Importance of Voice Training
By M.E. Cady
While every true minister of the gospel is conscious of needed help from God in gaining a knowledge of Bible truth, it is a fact that not all recognize God's willingness to aid in giving utterance to the truths learned. The apostle Paul recognized that the same power which enables one to gain a knowledge of truth assists in giving utterance to that truth, and to him this was cause for rejoicing and thanksgiving. He writes, " I thank my God on your behalf, for the grace of God which is given you by Jesus Christ; that in everything ye are enriched by Him, in all utterance, and in all knowledge." 1 Cor. 1: 4, 5.
A speaking voice enriched by the grace of Christ through the operation of the Holy Spirit is befitting the messenger bearing God's truth for this hour. The beauty and the appeal of the gospel must not be marred by weak and defective utterance.
The high importance attached to the effectiveness of the speaking voice is set forth by Paul in the fourteenth chapter of First Corinthians: " Except ye utter by the tongue words easy to be understood" ["significant words," margin], how shall it be known what is spoken? for ye shall speak into the air. . . . Yet in the church I had rather speak five words with my understanding, that by my voice I might teach others also, than ten thousand words in an unknown [not understood] tongue."
In the writings of the Spirit of prophecy we find the following comment on this scripture: " The principle presented by Paul concerning the gift of tongues is equally applicable to the use of the voice in prayer and social meeting. . . . If you have acquired the habit of speaking in a low, indistinct way, you should regard it as a defect, and put forth earnest efforts to overcome, that you may honor God and edify His children."—" Counsels to Teachers," p. 245.
When Moses pleaded inability to speak acceptably, the Lord assured him of divine aid in conquering this deficiency. The Scripture account of this experience is stated thus: " Moses said unto the Lord, O my Lord, I am not eloquent, neither heretofore, nor since Thou hast spoken unto Thy servant: but I am slow of speech, and of a slow tongue. And the Lord said unto him, Who bath made man's mouth? or who maketh the dumb, or deaf, or the seeing, or the blind? have not I the Lord? Now therefore go, and I will be with thy mouth, and teach thee what thou shalt say." Ex. 4: 10-12.
To the prophet Jeremiah was given encouragement of a similar nature:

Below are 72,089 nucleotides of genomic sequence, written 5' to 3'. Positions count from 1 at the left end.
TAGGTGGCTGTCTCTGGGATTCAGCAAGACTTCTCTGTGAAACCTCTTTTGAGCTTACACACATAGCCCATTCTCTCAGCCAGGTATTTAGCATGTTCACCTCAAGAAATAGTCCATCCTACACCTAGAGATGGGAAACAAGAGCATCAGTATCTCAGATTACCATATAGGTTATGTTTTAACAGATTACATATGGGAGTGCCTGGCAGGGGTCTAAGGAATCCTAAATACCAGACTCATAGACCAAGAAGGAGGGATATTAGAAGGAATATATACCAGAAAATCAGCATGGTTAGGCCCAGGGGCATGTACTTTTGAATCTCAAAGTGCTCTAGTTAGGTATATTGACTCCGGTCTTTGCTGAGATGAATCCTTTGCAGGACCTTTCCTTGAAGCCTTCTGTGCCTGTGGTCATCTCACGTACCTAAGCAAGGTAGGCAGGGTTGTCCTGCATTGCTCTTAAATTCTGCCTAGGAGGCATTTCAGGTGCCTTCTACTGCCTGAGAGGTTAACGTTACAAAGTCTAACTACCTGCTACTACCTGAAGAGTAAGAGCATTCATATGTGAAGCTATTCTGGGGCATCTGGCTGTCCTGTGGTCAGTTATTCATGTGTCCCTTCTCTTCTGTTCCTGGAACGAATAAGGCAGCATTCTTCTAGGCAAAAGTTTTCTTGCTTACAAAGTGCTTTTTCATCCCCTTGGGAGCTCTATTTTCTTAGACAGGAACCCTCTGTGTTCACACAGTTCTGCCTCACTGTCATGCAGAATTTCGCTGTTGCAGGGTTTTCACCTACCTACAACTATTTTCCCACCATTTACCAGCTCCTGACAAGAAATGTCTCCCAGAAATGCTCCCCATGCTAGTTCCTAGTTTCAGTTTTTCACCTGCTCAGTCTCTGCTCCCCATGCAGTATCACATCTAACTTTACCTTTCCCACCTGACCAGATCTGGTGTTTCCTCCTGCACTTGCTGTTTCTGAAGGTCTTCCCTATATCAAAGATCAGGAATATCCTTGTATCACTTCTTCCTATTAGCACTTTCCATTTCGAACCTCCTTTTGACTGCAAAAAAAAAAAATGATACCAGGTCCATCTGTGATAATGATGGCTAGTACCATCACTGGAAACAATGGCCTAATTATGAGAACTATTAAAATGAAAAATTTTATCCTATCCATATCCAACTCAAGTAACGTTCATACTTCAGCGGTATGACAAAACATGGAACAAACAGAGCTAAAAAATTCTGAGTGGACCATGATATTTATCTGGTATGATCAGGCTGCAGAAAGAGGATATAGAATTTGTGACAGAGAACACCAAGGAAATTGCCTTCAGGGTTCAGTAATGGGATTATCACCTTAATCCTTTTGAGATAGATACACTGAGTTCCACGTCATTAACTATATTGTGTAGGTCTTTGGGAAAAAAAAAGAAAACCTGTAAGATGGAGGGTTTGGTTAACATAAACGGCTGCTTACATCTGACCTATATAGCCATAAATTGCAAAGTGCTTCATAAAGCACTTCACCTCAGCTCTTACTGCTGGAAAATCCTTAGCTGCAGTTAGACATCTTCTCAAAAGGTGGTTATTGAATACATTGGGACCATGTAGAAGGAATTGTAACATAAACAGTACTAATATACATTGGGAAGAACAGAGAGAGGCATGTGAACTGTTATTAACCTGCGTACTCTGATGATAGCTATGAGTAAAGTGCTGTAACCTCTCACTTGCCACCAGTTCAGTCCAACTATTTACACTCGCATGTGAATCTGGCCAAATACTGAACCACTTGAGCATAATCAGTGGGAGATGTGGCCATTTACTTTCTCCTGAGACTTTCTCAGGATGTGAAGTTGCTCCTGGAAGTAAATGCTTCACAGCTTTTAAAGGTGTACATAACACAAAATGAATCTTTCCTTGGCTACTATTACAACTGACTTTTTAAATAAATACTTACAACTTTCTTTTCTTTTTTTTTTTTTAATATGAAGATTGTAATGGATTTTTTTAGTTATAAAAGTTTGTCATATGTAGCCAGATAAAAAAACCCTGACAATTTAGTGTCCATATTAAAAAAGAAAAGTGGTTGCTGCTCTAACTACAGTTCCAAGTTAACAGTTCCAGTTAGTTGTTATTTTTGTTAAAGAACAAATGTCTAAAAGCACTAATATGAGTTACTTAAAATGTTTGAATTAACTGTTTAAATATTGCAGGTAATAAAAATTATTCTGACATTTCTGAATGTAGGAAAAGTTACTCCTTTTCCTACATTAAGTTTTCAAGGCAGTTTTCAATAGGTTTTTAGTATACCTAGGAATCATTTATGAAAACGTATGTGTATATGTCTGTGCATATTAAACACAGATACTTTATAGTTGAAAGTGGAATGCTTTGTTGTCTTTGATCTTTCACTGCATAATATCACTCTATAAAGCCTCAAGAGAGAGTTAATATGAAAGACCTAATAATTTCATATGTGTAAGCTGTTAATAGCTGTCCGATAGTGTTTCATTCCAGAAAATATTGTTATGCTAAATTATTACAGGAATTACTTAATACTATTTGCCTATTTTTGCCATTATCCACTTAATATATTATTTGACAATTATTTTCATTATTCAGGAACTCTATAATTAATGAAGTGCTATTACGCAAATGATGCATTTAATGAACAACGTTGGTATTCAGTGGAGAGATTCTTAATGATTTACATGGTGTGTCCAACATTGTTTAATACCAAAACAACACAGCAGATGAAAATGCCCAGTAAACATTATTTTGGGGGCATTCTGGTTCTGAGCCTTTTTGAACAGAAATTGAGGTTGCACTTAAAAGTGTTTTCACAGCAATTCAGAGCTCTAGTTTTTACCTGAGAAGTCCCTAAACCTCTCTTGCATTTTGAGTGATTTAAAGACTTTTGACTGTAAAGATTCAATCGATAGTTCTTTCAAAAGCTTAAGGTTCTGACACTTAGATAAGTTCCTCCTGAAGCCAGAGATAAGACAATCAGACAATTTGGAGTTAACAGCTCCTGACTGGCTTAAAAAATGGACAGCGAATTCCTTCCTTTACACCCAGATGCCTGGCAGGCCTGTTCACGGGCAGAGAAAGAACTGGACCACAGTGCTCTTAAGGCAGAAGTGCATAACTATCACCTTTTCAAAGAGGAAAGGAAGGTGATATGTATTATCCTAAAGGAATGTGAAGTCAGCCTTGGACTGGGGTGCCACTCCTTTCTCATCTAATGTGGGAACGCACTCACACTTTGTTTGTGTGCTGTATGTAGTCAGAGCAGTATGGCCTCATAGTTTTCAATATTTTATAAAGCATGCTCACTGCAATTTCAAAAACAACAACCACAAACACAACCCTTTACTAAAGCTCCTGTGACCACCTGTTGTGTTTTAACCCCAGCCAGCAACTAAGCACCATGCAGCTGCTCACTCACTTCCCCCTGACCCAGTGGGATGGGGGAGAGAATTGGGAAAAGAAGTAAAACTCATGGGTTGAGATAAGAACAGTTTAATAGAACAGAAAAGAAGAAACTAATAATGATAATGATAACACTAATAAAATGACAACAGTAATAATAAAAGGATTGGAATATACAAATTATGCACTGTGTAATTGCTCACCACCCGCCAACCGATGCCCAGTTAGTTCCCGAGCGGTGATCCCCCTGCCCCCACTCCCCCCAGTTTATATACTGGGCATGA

"The word of the Lord came unto me, saying, Before I formed thee in the belly I knew thee; and before thou tamest forth out of the womb I sanctified thee, and I ordained thee a prophet unto the nations. Then said I, Ah, Lord God! behold, I cannot speak: for I am a child. But the Lord said unto me, Say not, I am a child: for thou shalt go to all that I shall send thee, and whatsoever I command thee thou shalt speak. Be not afraid of their faces: for I am with thee to deliver thee, saith the Lord. Then the Lord put forth His hand, and touched my mouth. And the Lord said unto me, Behold, I have put My words in thy mouth." Jer. 1: 4-9.
Priests and Levites, the ministers of the old dispensation, recognized the importance of voice training in effectively reading and speaking to the people, for it is stated: " So they read in the book in the law of God distinctly, and gave the sense, and caused them to understand the reading. . . . All the people wept when they heard the words of the law." Neh. 8: 8, 9.
Concerning the beauty and effectiveness of Christ's manner of speaking, we read: " All bear Him witness, and wondered at the gracious 'words which proceeded out of His mouth." Luke 4: 22. " The common people heard Him gladly." Mark 12: 37. " Never man spake like this man." John 7: 46. " The Saviour's voice was as music to the ears of those who had been accustomed to the monotonous, spiritless preaching of the scribes and Pharisees. He spoke slowly and impressively, emphasizing those words to which He wished His hearers to give special heed. Old and young, ignorant and learned, could catch the full meaning of His words. This would have been impossible had He spoken in a hurried way, and rushed sentence upon sentence without pause. The people were very attentive to Him. . . . Christ's manner of teaching was beautiful and attractive, and it was ever characterized by simplicity. . . . There were no high-sounding words used, to understand 'which it was necessary to consult a dictionary. . . . This is the way in which He would have us present His truth to others. The power of speech is of great value, and the voice should be cultivated for the blessing of those with whom we come in contact."—"Counsels to Teachers," pp. 239, 240.
Those who have heard the voice of Mrs. E. G. White in public address or in personal conversation, will readily recall the rich, sonorous quality, the measured rhythm of sentences, and the varied modulation of tones expressing joy or sadness of heart and the earnestness and conviction of soul. The principles concerning voice culture which are found in her writings were fully exemplified in all her public and personal ministry.
For convenient reference, the bibliography on voice culture as given us through the Spirit of prophecy, is indicated as follows: [See also " Gem Statements From the Spirit of Prophecy."]
Manner of speaking: " Testimonies," Vol. II, pp. 615-618; Vol. IV, pp. 404, 405.
Voice culture: " Testimonies," Vol. IV, pp. 380-383.
Speech: " Christ's Object Lessons," pp. 338-343.
Christ's manner of teaching: " The Desire of Ages," pp. 252-255.
Necessity of doing our best: " Counsels to Teachers," pp. 237-247.
Importance of simplicity: " Counsels to Teachers," pp. 253-255.
Washington, D. C.